Projects provide jobs, training for locals, strengthen international friendships
A view of the Ekuma Phase-II housing project built by China Railway No 4 Engineering Group Co Ltd (CREC4), in Cunene, Angola. (SONG WENXUAN / FOR CHINA DAILY)
Joao Massaqui Bigi cheered as clean, clear water flowed from the tap at his home in the town of N'harea in central Angola.
"No longer do I need to get up before dawn and queue up to fetch water from the nearest well," he said, adding that the trip took about half an hour. Having to carry a full bucket of water on his shoulder or in his hands tired him out.
"Having reliable tap water at my fingertips is so convenient," he said. "I must thank the Chinese company for making this a reality."
Our projects in Angola offer a daily water supply of 415,000 metric tons, and treat 26,000 tons of sewage each day.
Mao Hui, a senior executive from CREC4 Municipal Engineering
State builder China Railway No 4 Engineering Group Co Ltd, known as CREC4, helped build an urban water project in Bie province to supply households in the cities of Cunhinga, Cuemba and N'harea. It supplies over 70,000 users and keeps water flowing 24/7, officials said. This not only alleviates shortages, but also helps prevent illnesses from unclean water.
In going global, Chinese firms are often told to combine their projects with host country development strategies and help the local people. State-owned enterprises are expected to play exemplary roles.
"Our water projects overseas benefit locals," said Mao Hui, a senior executive from CREC4 Municipal Engineering in charge of the Bie project.
Construction on the project began in 2016, and it went into operation in 2019, with the plant operated by its builder during a three-year test period. This year, on July 15, it was transferred to local operators.
It covers three stations for water intake, and lifts pumps, one pump station, 9,520 meters of main pipes, three purification plants, four water storage tanks, two elevated storage tanks and urban water supply pipes extending for some 106.3 kilometers.
Mao said CREC4 employed more than 10,000 locals and trained a large number of skilled workers during the process.
Maray Enrique Puentes, who was among the first group of workers they hired, first learned to erect steel frames.
"Aided by my Chinese colleagues, I learned not only such basic skills as tying steel bars and building scaffolding, but also basic Chinese," Puentes said. He added that his monthly income almost doubled, to 50,000 Angolan kwanzas ($117) a month, and he gained the admiration of family members, relatives and friends.
Joao Baptista Borges, Angolan minister of energy and water, toured the Bie project and lauded CREC4 for making contributions to local drinking water safety and deepening Angolan-Chinese friendship, officials said. They added that he called the company trustworthy.
CREC4 builders construct a rainwater drainage system in the port city of Nouakchott, Mauritania. (PHOTO PROVIDED TO CHINA DAILY)
Mao said since construction started on the project, CREC4 staffers have put in their best efforts to complete the task and bring new hope to local residents.
They were required to overcome many difficulties, including many construction challenges, getting to know the local geography and obtaining building materials, he said.
"For one thing, it was remote," said project leader Guo Qingsan. "The project is more than 900 km away from the national capital, Luanda, while Cuemba and N'harea are 310 km apart.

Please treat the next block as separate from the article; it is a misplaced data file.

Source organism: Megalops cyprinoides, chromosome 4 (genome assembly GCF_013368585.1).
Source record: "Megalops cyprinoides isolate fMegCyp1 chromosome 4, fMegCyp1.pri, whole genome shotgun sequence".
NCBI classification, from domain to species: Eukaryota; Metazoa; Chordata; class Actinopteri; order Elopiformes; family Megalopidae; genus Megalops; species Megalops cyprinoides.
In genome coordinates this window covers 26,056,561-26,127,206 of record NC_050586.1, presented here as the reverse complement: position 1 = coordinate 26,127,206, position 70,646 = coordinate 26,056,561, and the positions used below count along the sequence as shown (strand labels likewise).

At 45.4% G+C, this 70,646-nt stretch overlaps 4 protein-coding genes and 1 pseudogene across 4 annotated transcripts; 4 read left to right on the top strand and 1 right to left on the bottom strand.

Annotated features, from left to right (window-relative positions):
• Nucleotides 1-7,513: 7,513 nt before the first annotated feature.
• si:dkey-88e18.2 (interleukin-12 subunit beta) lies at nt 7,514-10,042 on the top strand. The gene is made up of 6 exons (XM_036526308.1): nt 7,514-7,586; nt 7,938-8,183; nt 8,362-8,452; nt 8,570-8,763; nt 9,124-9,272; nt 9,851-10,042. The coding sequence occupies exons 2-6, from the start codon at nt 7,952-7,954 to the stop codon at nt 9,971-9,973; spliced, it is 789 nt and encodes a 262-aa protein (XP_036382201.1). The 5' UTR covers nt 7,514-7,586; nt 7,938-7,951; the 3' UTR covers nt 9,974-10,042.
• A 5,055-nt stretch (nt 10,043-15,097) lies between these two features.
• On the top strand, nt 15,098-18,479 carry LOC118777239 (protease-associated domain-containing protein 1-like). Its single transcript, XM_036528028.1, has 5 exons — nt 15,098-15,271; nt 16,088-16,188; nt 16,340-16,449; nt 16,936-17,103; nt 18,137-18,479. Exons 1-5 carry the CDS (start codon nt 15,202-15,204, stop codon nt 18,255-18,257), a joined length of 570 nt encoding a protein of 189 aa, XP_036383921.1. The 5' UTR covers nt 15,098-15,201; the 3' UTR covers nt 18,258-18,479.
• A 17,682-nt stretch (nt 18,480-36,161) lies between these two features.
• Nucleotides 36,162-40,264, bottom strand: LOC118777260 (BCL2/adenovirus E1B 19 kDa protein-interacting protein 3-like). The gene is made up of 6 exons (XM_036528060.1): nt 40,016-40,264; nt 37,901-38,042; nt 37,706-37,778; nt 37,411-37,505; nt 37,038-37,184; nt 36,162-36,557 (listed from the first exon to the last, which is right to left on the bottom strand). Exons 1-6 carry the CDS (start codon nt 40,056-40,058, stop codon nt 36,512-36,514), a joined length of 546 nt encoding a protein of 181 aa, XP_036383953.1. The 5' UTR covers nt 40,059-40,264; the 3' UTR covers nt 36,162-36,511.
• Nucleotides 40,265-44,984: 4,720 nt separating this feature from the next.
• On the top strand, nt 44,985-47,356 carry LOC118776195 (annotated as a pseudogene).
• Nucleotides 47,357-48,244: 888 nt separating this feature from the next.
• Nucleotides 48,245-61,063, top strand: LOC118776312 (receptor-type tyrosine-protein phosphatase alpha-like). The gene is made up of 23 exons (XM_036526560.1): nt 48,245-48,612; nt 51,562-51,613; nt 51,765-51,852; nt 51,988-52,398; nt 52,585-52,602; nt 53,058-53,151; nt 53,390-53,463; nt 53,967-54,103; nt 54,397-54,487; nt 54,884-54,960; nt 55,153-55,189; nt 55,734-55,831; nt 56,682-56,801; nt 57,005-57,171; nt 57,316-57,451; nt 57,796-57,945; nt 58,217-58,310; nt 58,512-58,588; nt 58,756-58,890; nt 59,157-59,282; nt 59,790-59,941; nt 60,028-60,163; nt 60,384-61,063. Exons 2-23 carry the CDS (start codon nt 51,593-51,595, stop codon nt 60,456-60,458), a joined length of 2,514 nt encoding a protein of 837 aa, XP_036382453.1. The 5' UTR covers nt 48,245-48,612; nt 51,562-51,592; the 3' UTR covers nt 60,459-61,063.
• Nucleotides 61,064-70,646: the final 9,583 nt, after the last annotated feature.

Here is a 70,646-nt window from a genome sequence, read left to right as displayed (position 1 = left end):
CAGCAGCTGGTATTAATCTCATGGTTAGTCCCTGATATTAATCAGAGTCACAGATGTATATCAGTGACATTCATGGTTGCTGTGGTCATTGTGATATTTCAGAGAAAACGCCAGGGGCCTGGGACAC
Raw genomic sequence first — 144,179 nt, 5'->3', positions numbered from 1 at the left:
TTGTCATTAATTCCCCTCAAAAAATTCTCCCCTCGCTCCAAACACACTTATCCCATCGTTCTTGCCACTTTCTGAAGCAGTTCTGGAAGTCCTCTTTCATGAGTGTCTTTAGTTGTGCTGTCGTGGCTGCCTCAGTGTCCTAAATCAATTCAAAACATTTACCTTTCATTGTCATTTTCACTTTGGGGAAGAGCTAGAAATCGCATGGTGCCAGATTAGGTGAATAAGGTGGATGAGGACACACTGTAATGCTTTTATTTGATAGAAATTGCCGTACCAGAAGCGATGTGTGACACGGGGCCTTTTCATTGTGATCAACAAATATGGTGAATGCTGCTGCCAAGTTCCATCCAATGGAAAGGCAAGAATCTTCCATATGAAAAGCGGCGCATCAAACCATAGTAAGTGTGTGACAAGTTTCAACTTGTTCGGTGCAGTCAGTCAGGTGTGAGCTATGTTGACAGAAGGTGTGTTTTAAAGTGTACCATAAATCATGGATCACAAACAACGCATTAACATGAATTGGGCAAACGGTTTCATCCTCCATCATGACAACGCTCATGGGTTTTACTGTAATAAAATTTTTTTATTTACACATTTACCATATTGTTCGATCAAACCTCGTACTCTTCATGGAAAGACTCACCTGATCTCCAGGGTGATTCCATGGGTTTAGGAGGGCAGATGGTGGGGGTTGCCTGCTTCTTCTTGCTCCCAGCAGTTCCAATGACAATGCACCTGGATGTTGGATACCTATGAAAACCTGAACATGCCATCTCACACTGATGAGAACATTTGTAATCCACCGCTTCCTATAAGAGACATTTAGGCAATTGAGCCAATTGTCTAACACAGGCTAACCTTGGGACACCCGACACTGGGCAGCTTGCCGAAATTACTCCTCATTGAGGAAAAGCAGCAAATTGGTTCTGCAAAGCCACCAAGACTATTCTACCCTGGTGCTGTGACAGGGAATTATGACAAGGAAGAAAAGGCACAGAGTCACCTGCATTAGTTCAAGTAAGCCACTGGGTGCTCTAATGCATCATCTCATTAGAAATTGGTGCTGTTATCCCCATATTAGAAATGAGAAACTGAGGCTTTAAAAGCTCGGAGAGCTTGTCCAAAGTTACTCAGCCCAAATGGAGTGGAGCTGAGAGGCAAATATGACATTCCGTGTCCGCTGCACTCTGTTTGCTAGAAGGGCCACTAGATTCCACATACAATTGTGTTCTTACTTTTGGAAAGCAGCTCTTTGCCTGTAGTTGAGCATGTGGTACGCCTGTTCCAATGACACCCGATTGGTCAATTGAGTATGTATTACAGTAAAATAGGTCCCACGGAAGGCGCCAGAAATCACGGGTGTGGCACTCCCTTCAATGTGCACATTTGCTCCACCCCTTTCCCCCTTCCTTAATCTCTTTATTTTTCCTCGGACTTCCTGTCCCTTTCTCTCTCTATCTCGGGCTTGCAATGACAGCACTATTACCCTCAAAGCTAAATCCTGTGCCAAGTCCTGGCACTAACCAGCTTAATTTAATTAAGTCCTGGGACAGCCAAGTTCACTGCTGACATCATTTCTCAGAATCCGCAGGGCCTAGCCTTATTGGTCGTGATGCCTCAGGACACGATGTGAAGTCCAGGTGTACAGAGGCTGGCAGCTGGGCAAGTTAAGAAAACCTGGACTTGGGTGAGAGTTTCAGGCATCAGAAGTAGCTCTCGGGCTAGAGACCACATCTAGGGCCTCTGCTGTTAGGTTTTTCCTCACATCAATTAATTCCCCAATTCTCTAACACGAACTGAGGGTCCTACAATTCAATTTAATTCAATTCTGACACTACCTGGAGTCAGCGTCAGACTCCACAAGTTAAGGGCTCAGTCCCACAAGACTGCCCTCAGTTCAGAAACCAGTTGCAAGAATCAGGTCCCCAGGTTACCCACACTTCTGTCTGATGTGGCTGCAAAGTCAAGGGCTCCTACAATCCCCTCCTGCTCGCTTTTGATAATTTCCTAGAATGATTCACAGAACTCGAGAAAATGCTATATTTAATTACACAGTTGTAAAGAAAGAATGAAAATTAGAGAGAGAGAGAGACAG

"Transporting building materials was difficult. For example, the road between Cunhinga and Cuemba was muddy and full of deep potholes and puddles. It was difficult when vehicles broke down, and terrifying to see warnings about minefields on the side of the road," he said.
Mines laid during Angola's 27-year civil war, which ended in 2002, remain a problem in some areas.
"But we stuck to our job and won the respect of locals," Guo said.
Since starting work in Africa in 2012, CREC4 Municipal Engineering has built water projects that have benefited some 3.5 million users, the company said.
In Angola, the company also built a sewage treatment plant for the New Center of Cacuaco Social Housing Project, the water supply system for the Ekuma new city housing project in Ondjiva and an expansion project for the Luanda water purification plant.
"Our projects in Angola offer a daily water supply of 415,000 metric tons, and treat 26,000 tons of sewage each day," Mao said.
In Mauritania, CREC4 also built a rainwater drainage system in the port city of Nouakchott, the nation's capital, as part of an urban drainage project that China donated to the country.
While Mauritania is a Saharan nation, Nouakchott is a low-lying city on the Atlantic Ocean and requires a proper drainage system, resident Muhammad Issa said.
Prior to completion of the project in November 2018, "stagnant water was common, and its stench reached all the way to people's homes", he said. Issa said the project resolved the problem and improved the well-being of locals.
CREC4's water projects are not confined to Africa.
In Mongolia, a new central sewage treatment plant is being built in the capital, Ulan Bator, by CREC4 First Engineering. Completion is set for August 2023.
The modern plant, able to treat 250,000 cubic meters of sewage each day, will benefit 45 percent of the nation's residents, according to Chen Hong, the CREC4 project manager.
In Costa Rica, a CREC4-built urban water supply plant that benefits residents in Canas and Bebedero was handed over to local operators on March 24. The project's construction began in April 2019.
"Its advanced equipment and technology help provide high-quality water," said Francisco Alberto Mendoza Mata, a Costa Rican engineer.
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